The news is abuzz recently with tales of Hoffman’s Playland’s final days and the near miraculous 11th hour efforts to save the memorable park’s rides and relocate them to Huck Finn’s Warehouse, where they will be reassembled. This is a win win win.
Win #1: My 2-year son is a third generation Playland attendee. When I was a kid, I was rewarded with ride tickets for good grades so Hoffman’s was a treat, if not a little bit of a bummer because my grades weren’t all that good. But in all seriousness, the Playland is synonymous with growing up in Albany. It’s legendary status isn’t for nothing. Like me, many new parents counted down the days until their kid was tall enough to ride the little park’s rides. The bumper cars at the Playland were hands-down he absolute best bumper cars I’ve EVER been on. Ever. The Paratrooper ride still scares me. In the days leading up to the park’s closing, before a deal was put together to save it, so many folks scrambled to get their last visits in. And ride the Scrambler.
So how come this nostalgia is making it’s way onto a blog about the Livingston Avenue Bridge? In a word: proximity. The walk from the base of the bridge to the new “Huck Finn’s Playland” is less than 15 minutes. It’s not the most pleasant, today. But heck, there’s potential. Lets say that a Casino comes to Rensselaer, sure the walkway could provide a direct access to employment and entertainment, but with a little dressing up, the walkway and a path north could provide a connection to the Playland. Continuing that path further north could connect Albany and Menands with some previously inaccessible undeveloped land that could be a park.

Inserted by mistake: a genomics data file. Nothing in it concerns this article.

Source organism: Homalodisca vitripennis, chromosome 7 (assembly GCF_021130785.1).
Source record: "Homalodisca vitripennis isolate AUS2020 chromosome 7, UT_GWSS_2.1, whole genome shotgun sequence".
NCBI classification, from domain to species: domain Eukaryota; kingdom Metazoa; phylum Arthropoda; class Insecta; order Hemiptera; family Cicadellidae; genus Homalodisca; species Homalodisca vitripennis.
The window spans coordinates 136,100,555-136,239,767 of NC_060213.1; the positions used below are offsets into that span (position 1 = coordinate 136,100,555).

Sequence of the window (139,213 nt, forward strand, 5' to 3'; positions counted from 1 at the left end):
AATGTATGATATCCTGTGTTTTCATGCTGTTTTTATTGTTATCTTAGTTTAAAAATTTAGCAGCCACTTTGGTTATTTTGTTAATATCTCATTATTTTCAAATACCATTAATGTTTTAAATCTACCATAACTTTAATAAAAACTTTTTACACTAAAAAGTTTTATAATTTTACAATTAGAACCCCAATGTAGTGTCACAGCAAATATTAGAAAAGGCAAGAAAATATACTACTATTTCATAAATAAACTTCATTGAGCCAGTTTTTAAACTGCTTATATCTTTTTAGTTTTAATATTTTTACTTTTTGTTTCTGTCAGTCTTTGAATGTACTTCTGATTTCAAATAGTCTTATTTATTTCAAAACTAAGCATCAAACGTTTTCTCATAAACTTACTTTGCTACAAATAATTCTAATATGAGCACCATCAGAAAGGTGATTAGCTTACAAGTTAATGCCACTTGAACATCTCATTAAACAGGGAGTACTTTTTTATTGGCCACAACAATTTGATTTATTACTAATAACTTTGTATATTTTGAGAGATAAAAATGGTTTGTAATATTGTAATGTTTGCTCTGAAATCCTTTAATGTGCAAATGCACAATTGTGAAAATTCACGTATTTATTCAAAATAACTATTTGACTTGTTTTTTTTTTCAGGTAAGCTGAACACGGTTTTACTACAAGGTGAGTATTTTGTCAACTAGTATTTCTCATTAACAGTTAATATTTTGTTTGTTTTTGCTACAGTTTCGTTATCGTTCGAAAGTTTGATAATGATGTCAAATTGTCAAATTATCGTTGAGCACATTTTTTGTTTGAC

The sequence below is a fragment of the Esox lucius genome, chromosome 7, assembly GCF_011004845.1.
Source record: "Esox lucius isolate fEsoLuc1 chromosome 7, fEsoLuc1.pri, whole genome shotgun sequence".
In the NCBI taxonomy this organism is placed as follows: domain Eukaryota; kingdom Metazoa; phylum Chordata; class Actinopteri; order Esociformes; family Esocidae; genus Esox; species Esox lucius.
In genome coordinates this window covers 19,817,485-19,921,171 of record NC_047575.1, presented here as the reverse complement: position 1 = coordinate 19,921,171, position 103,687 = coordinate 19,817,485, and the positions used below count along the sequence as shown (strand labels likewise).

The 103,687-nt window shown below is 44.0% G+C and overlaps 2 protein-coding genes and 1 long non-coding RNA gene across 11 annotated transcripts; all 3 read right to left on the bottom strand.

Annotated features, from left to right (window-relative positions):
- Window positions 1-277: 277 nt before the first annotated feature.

Kudos to the folks at Hoffman’s, Huck Finn’s, Albany County, and National Grid. Especially those putting their money where their hearts are: $250,000 from the state; $150,000 from the Albany County Industrial Development Agency, plus a $250,000 grant from National Grid. Imagine the possibilities.